Government putting transition at risk with deadline to agree final deal
The government want a final deal by the end of Article 50 talks or it’s no deal and no transition either.
Not content with their pursuit of ‘no deal’ (even if it is just posturing), the government also seem intent on forsaking a transition deal should a final deal not be agreed by the end of Brexit negotiations. Last week, the Brexit secretary David Davis suggested as much as he told MPs that “a transition phase can only be triggered once we’ve completed the deal itself.”
Bloomberg reports this was reiterated by a spokesman for Theresa May today. Speaking to reporters from Downing Street, the prime minister’s spokesman, James Slack said: “Everybody has always been clear that we are looking to wrap all this up in one single go; everything will be agreed at the same time”. He added: “The point of an implementation period is it’s a bridge to where you’re headed, so you need to know where you’re headed to finalise that implementation period.”
This increases the pressure on the government to finalise a future trade deal that many trade experts consider impossible to achieve. Negotiations are already going slowly. Both sides had initially hoped to achieve enough progress on withdrawal talks to move onto talks of future relationship issues after last week’s EU summit. That deadline was missed and the decision on doing this has now moved to December. And it’s still uncertain whether much progress will be made by then with the government not yet ready to make a decision on its commitments over the financial settlement.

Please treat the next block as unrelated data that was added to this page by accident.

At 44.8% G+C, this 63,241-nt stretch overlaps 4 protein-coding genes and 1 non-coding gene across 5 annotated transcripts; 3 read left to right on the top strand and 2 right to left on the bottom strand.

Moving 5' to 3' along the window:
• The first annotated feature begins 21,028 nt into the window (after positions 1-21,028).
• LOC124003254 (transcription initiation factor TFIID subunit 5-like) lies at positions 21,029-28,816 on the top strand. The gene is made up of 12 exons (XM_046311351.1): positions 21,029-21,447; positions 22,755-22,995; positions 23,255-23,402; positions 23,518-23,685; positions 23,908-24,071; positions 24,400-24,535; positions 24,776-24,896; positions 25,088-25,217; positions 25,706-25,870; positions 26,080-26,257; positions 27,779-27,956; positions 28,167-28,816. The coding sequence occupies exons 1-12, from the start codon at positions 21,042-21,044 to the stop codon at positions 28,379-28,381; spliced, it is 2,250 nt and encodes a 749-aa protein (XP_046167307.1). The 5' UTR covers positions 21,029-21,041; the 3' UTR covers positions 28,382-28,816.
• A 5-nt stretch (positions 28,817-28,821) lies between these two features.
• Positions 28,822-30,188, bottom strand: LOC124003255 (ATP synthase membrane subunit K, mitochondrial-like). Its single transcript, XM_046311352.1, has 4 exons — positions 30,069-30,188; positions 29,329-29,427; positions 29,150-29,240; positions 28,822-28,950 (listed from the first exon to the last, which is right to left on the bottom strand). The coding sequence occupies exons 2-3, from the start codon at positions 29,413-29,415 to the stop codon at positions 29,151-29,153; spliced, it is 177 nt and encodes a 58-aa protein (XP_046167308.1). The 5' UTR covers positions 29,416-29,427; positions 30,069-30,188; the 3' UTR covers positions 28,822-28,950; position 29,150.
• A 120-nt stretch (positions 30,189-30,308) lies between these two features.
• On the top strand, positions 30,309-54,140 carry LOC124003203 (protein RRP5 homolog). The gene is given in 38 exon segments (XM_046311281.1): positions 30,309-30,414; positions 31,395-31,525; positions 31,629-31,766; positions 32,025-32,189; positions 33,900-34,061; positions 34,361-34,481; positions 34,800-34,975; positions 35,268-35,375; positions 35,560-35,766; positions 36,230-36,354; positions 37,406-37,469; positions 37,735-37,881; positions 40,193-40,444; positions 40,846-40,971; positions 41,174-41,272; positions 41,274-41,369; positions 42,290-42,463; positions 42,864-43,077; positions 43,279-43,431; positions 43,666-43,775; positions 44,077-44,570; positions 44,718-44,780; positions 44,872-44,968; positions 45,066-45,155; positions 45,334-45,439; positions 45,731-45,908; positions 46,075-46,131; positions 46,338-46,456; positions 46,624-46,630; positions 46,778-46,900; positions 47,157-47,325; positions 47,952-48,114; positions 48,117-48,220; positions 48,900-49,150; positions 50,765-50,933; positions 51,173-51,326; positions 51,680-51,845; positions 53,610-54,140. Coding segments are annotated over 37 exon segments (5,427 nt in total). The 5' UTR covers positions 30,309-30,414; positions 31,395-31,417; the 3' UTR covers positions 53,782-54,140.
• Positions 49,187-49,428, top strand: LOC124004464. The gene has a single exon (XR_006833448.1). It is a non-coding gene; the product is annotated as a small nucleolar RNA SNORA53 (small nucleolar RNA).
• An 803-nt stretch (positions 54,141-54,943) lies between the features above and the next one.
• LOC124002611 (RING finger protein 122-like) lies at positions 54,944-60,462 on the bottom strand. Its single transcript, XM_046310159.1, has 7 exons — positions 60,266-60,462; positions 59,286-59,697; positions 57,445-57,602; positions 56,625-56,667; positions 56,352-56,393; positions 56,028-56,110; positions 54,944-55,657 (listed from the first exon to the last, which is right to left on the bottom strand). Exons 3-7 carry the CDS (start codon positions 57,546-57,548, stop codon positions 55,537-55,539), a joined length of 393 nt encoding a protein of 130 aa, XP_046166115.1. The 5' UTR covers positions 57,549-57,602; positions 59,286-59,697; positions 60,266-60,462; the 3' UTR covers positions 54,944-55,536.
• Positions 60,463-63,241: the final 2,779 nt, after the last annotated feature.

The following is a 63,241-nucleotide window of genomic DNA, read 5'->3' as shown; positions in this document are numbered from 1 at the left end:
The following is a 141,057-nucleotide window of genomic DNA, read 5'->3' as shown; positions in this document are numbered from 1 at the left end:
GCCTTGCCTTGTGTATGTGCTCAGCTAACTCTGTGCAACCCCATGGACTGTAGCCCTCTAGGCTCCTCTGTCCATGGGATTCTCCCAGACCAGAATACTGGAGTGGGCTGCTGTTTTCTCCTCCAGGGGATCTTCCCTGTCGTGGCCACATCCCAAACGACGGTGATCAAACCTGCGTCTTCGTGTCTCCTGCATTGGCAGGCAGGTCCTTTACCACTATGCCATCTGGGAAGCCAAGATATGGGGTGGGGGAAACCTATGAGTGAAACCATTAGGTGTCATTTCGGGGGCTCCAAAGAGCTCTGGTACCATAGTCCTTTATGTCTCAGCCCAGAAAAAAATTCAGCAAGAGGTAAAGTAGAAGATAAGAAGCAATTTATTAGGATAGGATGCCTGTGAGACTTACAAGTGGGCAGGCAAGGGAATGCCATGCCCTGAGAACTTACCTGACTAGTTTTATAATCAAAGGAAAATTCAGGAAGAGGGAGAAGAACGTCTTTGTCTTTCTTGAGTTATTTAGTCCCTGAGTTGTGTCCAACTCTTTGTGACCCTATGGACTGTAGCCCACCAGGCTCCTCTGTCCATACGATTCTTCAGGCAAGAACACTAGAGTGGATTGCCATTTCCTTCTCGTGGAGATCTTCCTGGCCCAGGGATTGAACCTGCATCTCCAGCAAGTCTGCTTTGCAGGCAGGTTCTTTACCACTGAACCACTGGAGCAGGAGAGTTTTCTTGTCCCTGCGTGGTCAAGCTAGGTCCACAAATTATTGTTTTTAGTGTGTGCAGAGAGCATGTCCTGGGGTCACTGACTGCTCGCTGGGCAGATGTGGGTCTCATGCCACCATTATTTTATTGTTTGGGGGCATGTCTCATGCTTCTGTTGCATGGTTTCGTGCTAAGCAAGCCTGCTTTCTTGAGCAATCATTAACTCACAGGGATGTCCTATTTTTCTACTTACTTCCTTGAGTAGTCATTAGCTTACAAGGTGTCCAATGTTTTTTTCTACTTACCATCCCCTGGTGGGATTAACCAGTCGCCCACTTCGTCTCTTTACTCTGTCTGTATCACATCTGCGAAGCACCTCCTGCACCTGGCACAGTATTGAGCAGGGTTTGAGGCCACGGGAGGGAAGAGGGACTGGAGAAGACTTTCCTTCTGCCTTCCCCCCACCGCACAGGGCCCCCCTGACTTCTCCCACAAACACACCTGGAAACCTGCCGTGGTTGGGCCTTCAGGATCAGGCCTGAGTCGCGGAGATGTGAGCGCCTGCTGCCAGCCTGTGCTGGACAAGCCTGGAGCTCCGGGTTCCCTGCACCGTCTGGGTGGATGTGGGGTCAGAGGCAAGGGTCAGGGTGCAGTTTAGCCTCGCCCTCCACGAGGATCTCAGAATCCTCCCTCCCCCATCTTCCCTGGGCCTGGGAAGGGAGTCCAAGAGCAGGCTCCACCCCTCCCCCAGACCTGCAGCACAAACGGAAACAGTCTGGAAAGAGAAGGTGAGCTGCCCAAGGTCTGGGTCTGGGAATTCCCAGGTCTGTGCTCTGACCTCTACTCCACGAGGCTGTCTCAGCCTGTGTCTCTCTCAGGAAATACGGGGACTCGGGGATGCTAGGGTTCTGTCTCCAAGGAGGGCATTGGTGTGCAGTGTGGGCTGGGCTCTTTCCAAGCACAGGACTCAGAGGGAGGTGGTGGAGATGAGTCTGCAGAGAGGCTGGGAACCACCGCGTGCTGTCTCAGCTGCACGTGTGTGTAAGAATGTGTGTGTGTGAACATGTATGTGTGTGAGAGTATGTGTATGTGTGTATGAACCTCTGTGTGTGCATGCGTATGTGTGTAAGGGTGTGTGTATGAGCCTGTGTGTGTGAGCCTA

A transition deal had increasingly been highlighted as vital by businesses to allow more time for the UK and EU to come to a future relationship deal. As the BBC reports, leading business groups including the CBI, British Chambers of Commerce, Institute of Directors, Federation of Small Businesses and the EEF manufacturers’ body have written a joint letter calling on the government to agree a transition deal by the end of the year. They warn that failing to do so would risk UK jobs and investment.
But even if one is agreed, the government is already putting it at risk by saying that it will leave with the EU with no transition if no future deal is agreed too. And it’s not even clear that the government even knows what it wants from a final deal. The government insists the whole cabinet is united behind the prime minister’s Florence speech. However, the speech contained little detail as to what a future relationship with the EU should look like. And there seems to be a clear split between the hardline Brexiteers led by the foreign secretary and those seeking a softer Brexit led by the chancellor.
It appears the UK still needs to negotiate with itself. The government should do that before setting an unnecessary deadline that would hurt the UK.